1.5 Geographic Discoveries and Explorers

Marco Polo : The Italian traveller, Marco Polo, introduced China and other Asian countries to Europe. He stayed in China in the royal court of Kubalai Khan. There he studied Mongolian and Chinese languages.

Ibn Batuta : Ibn Batuta was a scholar and famous mediaeval traveller. Ibn Batuta visited India, Maldives, Sumatra, China, Spain, Sardinia, East and West Africa for various reasons.

Henry the Navigator : He was the prince of Portugal in the 15th century. He encouraged people to go on expeditions and search for lands, which were not known till then. These expeditions resulted into the discovery of ‘Madeira’ and ‘Azores’, two archipelagos near Africa. These two are autonomous regions of Portugal. The Portuguese began to transport African people to Portugal and sell them as slaves. African gold was also brought back to Portugal by these people.

Bartholomew Dias : Dias began his expedition on the orders of the King of Portugal, John II. He reached the southern tip of Africa, which he named as ‘Cape of Storms,. Later, the name was changed to ‘Cape of Good Hope’. He was the first seafarer to circumnavigate the African continent.

Christopher Columbus : In the year 1453 Istanbul (Constantinople), the capital city of the Eastern Roman (Byzantine) Empire was conquered by the Ottoman army. Thereafter it became the capital of the Ottoman Empire. Now the eastern sea route was closed for Europeans. It had become necessary for them to search for an alternative route to reach Asia. With the support of the King Ferdinand and Queen Isabel of Spain, Christopher Columbus, an Italian explorer set sail in the search of India. He was certain that by sailing westwards, he would find India, as the earth is round. Instead of reaching India, he reached the islands near America.

Amerigo Vespucci : Amerigo Vespucci an Italian explorer is supposed to have gone on expedition on the orders of King of Spain in 1497. The land he found was named as ‘Venezuela’. In his third expedition by following the river course, he could discover the delta region of the ‘Amazon’. It is believed that America was named after Amerigo.

Vasco da Gama : In the year 1497, Vasco da Gama, the Portuguese seafarer set sail with a fleet of 4 ships and 170 sailors in the search of India. He reached the eastern coast of Africa and visited a few African ports like Mombasa and Malindi. At Malindi he met an Indian navigator and under his guidance Vasco da Gama landed at the Indian port of Calicut (Kozhikode) in 1498. He asked King Zamorin of Kozhikode for trading permission. After obtaining the permission he returned to Portugal. Thereafter he visited India twice. He became the first Viceroy of Goa and Kochi, after the Portuguese rule was established there. The trading between European countries and India was initiated through his efforts.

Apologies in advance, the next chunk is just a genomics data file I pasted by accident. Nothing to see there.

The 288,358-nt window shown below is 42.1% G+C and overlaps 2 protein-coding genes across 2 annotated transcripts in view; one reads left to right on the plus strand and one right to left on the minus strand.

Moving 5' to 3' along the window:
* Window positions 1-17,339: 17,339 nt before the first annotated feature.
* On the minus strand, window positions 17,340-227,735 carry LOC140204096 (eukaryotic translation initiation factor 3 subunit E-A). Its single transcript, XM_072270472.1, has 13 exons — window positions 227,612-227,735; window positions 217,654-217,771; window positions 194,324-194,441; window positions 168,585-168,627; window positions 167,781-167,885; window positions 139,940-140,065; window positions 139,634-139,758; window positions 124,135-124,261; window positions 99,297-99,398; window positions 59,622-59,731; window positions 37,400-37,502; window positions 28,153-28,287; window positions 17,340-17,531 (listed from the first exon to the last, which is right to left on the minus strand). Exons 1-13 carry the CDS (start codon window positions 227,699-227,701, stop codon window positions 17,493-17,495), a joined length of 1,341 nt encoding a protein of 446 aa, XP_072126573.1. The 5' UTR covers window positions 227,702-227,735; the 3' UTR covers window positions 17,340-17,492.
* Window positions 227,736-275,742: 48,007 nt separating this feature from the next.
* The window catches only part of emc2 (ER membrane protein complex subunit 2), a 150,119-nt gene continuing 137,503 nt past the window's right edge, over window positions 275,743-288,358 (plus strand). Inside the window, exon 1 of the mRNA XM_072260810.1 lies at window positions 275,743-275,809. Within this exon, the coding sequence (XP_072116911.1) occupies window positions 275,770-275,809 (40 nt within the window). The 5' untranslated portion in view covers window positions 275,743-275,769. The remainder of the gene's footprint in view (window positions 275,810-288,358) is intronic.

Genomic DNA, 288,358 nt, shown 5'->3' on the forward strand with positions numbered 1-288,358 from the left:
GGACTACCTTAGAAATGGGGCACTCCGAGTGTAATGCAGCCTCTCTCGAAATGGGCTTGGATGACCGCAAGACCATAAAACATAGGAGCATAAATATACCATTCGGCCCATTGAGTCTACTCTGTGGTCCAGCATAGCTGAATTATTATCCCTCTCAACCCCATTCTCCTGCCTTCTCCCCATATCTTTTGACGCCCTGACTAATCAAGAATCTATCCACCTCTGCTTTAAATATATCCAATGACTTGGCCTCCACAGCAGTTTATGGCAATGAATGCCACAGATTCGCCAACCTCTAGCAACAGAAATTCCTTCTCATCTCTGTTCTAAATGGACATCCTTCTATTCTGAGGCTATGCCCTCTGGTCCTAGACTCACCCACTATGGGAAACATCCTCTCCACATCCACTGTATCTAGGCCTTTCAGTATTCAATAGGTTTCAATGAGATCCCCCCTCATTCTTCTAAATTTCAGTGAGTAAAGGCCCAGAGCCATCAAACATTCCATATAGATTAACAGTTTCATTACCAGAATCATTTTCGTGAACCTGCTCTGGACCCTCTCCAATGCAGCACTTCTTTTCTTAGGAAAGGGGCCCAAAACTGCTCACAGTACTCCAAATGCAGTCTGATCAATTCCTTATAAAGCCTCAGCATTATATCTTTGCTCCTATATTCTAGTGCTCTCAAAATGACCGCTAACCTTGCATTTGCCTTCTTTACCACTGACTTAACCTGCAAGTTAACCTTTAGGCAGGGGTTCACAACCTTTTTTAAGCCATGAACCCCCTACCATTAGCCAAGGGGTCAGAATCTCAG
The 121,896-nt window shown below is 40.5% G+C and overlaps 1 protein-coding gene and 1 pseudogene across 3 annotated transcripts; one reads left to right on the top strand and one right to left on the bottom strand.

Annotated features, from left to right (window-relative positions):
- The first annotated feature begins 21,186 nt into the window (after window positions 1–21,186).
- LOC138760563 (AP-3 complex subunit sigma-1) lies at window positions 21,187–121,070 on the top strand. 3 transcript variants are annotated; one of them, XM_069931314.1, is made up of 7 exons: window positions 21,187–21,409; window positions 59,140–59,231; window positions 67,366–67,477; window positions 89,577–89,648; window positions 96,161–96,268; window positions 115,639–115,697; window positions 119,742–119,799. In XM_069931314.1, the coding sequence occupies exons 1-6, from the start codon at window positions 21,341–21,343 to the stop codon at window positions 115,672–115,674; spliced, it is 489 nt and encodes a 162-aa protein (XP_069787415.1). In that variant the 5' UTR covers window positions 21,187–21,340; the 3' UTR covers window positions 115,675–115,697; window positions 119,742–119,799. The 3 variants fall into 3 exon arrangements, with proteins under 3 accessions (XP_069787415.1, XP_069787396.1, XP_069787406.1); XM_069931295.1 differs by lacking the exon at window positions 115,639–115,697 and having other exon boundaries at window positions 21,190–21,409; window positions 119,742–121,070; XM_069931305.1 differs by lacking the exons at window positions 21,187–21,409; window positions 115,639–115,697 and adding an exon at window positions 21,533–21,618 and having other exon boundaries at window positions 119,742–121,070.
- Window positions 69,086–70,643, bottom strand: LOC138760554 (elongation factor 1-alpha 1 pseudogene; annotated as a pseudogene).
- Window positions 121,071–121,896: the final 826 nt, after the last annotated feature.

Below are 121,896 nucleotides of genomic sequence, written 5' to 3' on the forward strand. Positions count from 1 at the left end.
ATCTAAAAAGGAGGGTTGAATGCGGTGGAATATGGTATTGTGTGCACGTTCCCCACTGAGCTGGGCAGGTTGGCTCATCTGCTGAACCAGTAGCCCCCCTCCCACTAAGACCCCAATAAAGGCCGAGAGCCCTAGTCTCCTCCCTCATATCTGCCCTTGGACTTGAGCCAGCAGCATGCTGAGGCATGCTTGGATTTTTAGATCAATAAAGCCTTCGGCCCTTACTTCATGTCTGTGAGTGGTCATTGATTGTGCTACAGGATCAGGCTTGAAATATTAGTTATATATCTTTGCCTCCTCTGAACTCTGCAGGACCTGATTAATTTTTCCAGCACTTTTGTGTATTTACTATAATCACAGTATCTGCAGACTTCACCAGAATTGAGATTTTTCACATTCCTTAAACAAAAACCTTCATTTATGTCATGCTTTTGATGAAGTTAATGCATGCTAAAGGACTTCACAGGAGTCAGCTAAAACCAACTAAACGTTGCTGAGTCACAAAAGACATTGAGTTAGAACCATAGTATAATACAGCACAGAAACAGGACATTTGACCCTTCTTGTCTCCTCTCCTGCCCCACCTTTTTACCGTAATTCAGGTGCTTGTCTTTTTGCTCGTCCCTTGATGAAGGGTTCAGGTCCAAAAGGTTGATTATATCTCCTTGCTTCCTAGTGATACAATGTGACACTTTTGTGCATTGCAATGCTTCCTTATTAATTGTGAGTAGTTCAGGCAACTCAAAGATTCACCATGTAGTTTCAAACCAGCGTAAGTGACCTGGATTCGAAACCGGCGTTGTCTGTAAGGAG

Ferdinand Magellan : Ferdinand Magellan is known as the Spanish explorer who organised the first expedition, which proved to be the first attempt of circumnavigation of the earth. Unfortunately, when it had almost reached completion, Magellan was killed in Philippines. However his companions completed the circumnavigation. Charles I, the king of Spain had planned this expedition.

Samuel de Champlain : The French navigator and cartographer organised expeditions to North America. There he established French colonies. He established the city of ‘Quebec’ in Canada.

Abel Janszoon Tasman : Tasman was born in Holland. He contributed to the colonial rush for searching unknown lands by discovering New Zealand. In 1644 he surveyed the southwest coasts of New Guinea islands and discovered the region of Carpentaria in Queensland, a north[1]eastern state in Australia.

Captain James Cook : Captain James Cook of the British Royal Navy set his foot in New Zealand and Australia. He surveyed the islands in the Pacific Ocean and prepared accurate maps. He cut across 60,000 nautical miles during his journey of three years.

Louis Antony da Bougainvillea : He was a French seafarer. He reached Tahiti after crossing the Pacific Ocean. In 1771 he wrote a book, ‘Voyages Around the World’, which describes his journey to Tahiti. Using the information in this book, French missionaries reached Tahiti in the 19th century. They established a French colony in Tahiti. One of the islands and also a flowering climber ‘Bougainvillea’ is named after him.